My main workshop is not connected to my house… and I don’t want to string a network cable to it, so my best option is to go WiFi.
Now, since I often work on multiple PCs at the same time, as well as running the main workshop PC… I find I need to have easy internet access from the workshop.
This normally means plugging a customer PC into an ethernet router, and then using the internet almost straight away.
If I use WiFi I need to use a USB WiFi adapter, and install the drivers for it, before I can access the internet.
But with some PCs, this is just not an option… infections and hardware failures can make something as simple as installing a driver an ordeal that can take hours.
But there are a few solutions available.
One solution is called WDS. But WDS seems to have many problems with WPA encryption (which I strongly recommend to anyone using WiFi)… as well as many cases where the throughput speed is halved… It just seems prone to problems, unless I just want to use it as a WiFi repeater (but I want to do much more)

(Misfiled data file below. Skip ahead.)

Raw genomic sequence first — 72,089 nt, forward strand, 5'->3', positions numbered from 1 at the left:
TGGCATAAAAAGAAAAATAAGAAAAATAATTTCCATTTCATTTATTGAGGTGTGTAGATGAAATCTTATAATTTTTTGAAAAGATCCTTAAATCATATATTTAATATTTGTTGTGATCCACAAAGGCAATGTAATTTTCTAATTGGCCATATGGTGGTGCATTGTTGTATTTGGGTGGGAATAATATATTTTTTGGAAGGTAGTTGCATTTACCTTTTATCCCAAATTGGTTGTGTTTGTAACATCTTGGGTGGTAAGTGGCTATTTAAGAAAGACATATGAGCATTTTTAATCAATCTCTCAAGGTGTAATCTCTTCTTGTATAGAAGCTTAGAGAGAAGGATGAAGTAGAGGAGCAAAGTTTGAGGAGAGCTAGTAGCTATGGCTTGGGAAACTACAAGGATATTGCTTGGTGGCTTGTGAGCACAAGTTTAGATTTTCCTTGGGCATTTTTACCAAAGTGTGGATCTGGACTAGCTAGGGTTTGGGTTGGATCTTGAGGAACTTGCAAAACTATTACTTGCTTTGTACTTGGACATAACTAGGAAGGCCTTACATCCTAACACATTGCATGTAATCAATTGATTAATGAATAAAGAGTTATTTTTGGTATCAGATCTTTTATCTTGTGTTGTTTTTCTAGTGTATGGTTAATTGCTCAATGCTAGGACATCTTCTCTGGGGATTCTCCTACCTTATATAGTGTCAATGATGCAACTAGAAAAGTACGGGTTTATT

So, my solution is to use a WiFi access point in “client” mode.
What this means, is that the router “pretends” to be a WiFi client (like a laptop or a WiFi-enabled PC). Once you plug a PC into the WiFi router (via ethernet cable), then the PC can access the internet, as if I had plugged it directly into the router in my house.
The only disadvantage, is that if I plug in multiple PCs into the client “router”, then they all share the bandwidth (which, in my case, is unlikely, as 2 or 3 PCs won’t be doing major file transfers at the same time)
Until quite recently, I was using a Netgear access point, connected to a linksys WiFi router (which had faulty WiFi… so I disabled it). From the Linksys, I could connect up to 3 PCs.
A few months ago, the Netgear access point broke down, so I started a search for an inexpensive WiFi router that could work the way I wanted it.
And thats the subject of my next post. 🙂